Within the controversial field of UFO research there are surely very few things more menacing than the sinister Men in Black. In the highly successful trilogy of MIB movies, starring Will Smith and Tommy Lee Jones, the dark-suited ones are portrayed as the secret agents of an equally secret government agency that is doing all that it can to keep the lid solidly on the alien presence on Earth.
The Men in Black were not created by, or for, Hollywood, however. Indeed, the MIB movies were based upon a comic-book series of the same name, which, in turn, was inspired by genuine encounters with these macabre characters dating back to the latter part of the 1940s.
The real Men in Black are very different to their movie counterparts, however. They are far less like government agents, and far more like definitive zombies – in terms of both their appearances and their actions. In other words, the image that Smith and Jones portray on-screen is just about as far as you can get from the much darker, gruesome reality of the situation.
Despite what many might think or assume, the real MIB do not chiefly force their way into the homes of witnesses to UFO activity. Most of those that have encountered the MIB note a very curious fact: when the Men in Black make their calls on those who have seen or who investigate UFOs – calls that usually occur late at night, and long after the sun has set – they loudly knock on the door. Then, when the door is duly opened by the owner, who usually reacts with a mixture of fear and astonishment, they patiently wait to be invited in.
Very few people need to be told that this action of not entering a person’s home until specifically invited uneasily parallels the lore surrounding yet another undead monster that feeds upon the living: the grotesque, bloodsucking vampire.
Then there is the matter of the attire of the MIB. They curiously wear the typical black suits and fedora-style hats that were chiefly in vogue in the 1940s and 1950s. But it’s their unsettling physical appearance that matters most of all. They seldom exceed five-feet, five-inches in height, they are very often thin to the point of near-emaciation, and their skin is described as being not just white, but milk-white and very sickly.
As for those suits, they’re not the cool, chic, expensive types worn by the likes of agents J and K in the films. Rather, they are sometimes described as being crumpled, creased and badly-fitting. Interestingly, I have three cases on file – two from the US and one from the UK, and all three from the 1960s – where the MIB projected a distinct and distasteful odor described as being musty and dirt-like, something which provoked one of the witnesses to ponder on the possibility that the MIB had been underground for a significant period of time, possibly even in nothing less than…a grave.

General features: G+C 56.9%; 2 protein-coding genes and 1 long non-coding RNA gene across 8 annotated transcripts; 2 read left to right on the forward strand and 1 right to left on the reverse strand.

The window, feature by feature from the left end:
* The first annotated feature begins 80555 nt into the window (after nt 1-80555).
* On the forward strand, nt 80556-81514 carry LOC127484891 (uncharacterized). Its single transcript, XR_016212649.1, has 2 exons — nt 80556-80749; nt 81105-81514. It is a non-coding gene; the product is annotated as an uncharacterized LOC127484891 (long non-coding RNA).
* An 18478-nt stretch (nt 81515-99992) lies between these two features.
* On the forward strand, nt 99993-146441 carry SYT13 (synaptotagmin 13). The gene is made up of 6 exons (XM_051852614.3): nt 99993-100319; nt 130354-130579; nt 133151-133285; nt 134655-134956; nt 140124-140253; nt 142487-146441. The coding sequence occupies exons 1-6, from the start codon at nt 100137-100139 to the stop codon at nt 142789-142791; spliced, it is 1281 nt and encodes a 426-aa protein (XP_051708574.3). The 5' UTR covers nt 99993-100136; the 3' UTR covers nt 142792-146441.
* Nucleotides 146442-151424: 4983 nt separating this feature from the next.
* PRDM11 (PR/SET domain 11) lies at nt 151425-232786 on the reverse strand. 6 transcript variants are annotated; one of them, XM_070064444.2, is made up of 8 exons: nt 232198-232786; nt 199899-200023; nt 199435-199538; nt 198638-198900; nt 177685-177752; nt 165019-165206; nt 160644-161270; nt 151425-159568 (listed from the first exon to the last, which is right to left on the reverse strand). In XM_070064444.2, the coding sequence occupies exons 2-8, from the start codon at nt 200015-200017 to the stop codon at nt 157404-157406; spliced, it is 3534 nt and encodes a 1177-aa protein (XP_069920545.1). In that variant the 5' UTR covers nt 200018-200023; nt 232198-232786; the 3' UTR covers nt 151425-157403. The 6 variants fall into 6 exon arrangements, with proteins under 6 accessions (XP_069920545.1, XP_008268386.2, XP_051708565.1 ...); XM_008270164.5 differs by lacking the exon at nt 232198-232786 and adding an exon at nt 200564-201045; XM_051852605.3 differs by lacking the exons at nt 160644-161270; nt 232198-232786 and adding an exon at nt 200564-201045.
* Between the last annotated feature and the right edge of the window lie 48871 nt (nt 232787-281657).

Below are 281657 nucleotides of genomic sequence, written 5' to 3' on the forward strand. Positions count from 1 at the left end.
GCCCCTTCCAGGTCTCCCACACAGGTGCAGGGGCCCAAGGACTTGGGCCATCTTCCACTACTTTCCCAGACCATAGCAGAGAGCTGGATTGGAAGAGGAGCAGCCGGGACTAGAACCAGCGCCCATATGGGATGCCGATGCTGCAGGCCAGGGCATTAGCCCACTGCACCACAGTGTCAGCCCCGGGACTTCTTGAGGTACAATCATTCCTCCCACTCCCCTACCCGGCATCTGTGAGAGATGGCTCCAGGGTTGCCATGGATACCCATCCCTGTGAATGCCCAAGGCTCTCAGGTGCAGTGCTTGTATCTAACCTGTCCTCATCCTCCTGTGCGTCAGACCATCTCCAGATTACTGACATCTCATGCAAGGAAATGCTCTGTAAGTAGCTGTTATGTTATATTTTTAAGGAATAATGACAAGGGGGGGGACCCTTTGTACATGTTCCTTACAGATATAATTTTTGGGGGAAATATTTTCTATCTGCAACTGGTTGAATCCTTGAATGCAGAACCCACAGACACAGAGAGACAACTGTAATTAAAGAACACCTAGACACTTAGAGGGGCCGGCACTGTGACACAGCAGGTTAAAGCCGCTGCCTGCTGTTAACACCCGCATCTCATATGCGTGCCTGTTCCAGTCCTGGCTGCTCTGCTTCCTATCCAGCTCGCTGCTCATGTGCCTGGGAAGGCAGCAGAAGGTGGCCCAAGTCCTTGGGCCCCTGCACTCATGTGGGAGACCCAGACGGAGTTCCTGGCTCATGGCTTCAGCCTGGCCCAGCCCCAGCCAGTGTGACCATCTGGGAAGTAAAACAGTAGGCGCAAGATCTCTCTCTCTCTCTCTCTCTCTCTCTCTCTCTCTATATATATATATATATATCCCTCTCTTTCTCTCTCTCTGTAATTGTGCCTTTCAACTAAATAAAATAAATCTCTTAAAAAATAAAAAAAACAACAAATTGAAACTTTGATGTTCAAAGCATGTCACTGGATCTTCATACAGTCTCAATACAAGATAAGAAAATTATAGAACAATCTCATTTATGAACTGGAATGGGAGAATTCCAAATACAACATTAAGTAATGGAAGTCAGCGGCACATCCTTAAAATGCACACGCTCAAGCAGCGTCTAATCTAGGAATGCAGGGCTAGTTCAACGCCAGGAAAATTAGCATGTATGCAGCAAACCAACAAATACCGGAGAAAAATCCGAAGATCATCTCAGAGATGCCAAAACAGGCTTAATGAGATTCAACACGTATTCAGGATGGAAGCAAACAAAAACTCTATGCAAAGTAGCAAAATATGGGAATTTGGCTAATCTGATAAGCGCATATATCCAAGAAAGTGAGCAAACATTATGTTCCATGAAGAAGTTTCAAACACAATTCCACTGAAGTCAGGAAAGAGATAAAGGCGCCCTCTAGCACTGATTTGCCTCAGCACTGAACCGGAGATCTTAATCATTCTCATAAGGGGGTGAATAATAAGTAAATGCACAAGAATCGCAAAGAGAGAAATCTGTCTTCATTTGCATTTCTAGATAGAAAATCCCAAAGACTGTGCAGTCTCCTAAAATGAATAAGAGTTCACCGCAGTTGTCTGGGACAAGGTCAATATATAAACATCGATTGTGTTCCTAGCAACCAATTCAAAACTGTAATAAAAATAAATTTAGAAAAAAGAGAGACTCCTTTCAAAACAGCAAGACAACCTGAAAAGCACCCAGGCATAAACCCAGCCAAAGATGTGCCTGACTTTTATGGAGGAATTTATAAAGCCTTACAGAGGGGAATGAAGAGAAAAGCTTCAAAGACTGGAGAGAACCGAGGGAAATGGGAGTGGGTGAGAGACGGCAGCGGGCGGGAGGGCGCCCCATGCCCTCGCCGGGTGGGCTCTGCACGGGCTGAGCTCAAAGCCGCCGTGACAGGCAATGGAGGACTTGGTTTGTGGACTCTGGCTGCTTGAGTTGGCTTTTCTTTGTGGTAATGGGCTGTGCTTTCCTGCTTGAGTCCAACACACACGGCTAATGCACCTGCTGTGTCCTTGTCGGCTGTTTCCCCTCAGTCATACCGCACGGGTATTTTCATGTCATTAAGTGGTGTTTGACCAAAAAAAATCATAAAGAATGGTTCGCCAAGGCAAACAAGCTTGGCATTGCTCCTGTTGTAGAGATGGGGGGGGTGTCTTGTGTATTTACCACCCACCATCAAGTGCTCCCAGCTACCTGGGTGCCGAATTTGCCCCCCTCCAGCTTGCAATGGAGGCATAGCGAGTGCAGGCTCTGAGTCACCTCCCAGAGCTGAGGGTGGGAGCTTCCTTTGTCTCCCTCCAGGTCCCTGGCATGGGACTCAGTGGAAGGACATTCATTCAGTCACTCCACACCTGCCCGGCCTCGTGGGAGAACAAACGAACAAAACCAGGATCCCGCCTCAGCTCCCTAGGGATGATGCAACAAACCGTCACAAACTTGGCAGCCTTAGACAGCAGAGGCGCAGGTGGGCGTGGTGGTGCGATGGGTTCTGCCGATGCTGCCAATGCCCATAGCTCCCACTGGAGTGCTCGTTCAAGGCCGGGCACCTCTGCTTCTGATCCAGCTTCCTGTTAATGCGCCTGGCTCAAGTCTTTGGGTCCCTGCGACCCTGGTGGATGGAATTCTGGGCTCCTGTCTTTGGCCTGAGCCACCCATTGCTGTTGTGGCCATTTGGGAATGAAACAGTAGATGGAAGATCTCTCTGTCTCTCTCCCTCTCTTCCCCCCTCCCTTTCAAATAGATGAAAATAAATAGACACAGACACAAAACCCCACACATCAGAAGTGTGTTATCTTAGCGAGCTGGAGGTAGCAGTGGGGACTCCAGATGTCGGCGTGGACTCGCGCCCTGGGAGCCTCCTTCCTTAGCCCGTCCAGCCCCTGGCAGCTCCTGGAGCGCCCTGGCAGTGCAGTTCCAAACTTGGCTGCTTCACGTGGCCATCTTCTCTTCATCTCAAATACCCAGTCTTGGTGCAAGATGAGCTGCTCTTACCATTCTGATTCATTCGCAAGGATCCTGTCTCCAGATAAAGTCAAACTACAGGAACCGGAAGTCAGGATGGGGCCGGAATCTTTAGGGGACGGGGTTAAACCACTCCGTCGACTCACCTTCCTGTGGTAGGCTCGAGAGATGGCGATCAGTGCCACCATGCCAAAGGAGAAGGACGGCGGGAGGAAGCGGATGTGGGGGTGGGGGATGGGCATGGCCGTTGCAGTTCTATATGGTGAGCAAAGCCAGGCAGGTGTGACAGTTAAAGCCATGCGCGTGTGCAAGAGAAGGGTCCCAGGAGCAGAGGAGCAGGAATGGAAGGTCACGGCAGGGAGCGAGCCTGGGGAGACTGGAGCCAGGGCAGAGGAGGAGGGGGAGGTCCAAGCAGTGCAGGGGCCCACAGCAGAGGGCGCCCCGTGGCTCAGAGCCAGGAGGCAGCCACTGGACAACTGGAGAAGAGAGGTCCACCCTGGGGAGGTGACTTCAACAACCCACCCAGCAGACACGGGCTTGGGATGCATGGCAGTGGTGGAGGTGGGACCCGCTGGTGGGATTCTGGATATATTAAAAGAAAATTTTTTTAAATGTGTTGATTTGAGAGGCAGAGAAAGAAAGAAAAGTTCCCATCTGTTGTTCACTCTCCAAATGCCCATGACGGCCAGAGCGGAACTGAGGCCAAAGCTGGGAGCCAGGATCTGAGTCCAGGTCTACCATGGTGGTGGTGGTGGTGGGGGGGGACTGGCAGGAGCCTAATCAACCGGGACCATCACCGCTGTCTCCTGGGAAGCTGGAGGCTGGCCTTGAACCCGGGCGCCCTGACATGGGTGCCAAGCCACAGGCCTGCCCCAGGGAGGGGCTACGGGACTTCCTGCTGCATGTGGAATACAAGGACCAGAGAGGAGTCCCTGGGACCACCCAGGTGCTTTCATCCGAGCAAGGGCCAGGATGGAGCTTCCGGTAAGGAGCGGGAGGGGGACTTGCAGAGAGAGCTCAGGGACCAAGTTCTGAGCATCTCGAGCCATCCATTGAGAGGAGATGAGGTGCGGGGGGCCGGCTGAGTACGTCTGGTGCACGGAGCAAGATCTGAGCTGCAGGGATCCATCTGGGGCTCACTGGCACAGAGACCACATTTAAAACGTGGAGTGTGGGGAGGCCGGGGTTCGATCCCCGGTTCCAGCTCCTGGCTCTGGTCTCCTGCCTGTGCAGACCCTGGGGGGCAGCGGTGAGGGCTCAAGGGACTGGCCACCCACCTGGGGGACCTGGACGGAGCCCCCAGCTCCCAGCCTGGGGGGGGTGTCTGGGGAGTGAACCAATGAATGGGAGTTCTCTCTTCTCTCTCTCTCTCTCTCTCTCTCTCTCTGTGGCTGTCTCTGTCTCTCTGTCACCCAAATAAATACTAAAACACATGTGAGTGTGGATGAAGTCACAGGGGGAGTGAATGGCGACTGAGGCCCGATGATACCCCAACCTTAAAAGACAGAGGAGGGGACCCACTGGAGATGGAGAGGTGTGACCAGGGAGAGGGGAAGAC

Rather notably, and very closely echoing the data immediately above, the late John Keel – the author of the acclaimed book, The Mothman Prophecies – called this particular breed of MIB “the cadavers.” Keel said, and I quote him word for word:
“These are people who look like they’ve been dead a long time. Their clothes hang on them; their flesh is pasty white and they look like maybe somebody’s dug them up from a cemetery. This cadaverous type has turned up in strange places: England and Sweden. I saw one in the early ‘60’s. They’re very elusive when you approach them, and hurry away. And they do have a habit of turning up in UFO areas and following UFO investigators around.”
We should not, of course, consider the Men in Black to be literal shambling or fast-running zombies of the cinematic variety – in the sense of them trying to violently and physically devour us, after becoming infected with a mysterious virus. But, the fact is that some witnesses to the MIB have developed deep and disturbing suspicions that their mysterious visitors in black were feeding psychically on their bodily energy, leaving them feeling weak, nauseated, dizzy, and not unlike a diabetic in full-on crashing mode.
Are hostile space zombies in our very midst? And, if so, are they bleeding us dry – so to speak – and living and thriving on our life-forces? Don’t bet against it, and particularly so if, late one night, you hear a loud, slow and deliberate knocking on your door.
The outcome of such a visit may not quite be so savagely akin to encountering the reanimated dead of George Romero’s Night of the Living Dead; of the 1964 movie, The Last Man on Earth; or of my favorite TV show, The Walking Dead. In a roundabout and highly alternative fashion, however, it might not be that far off either…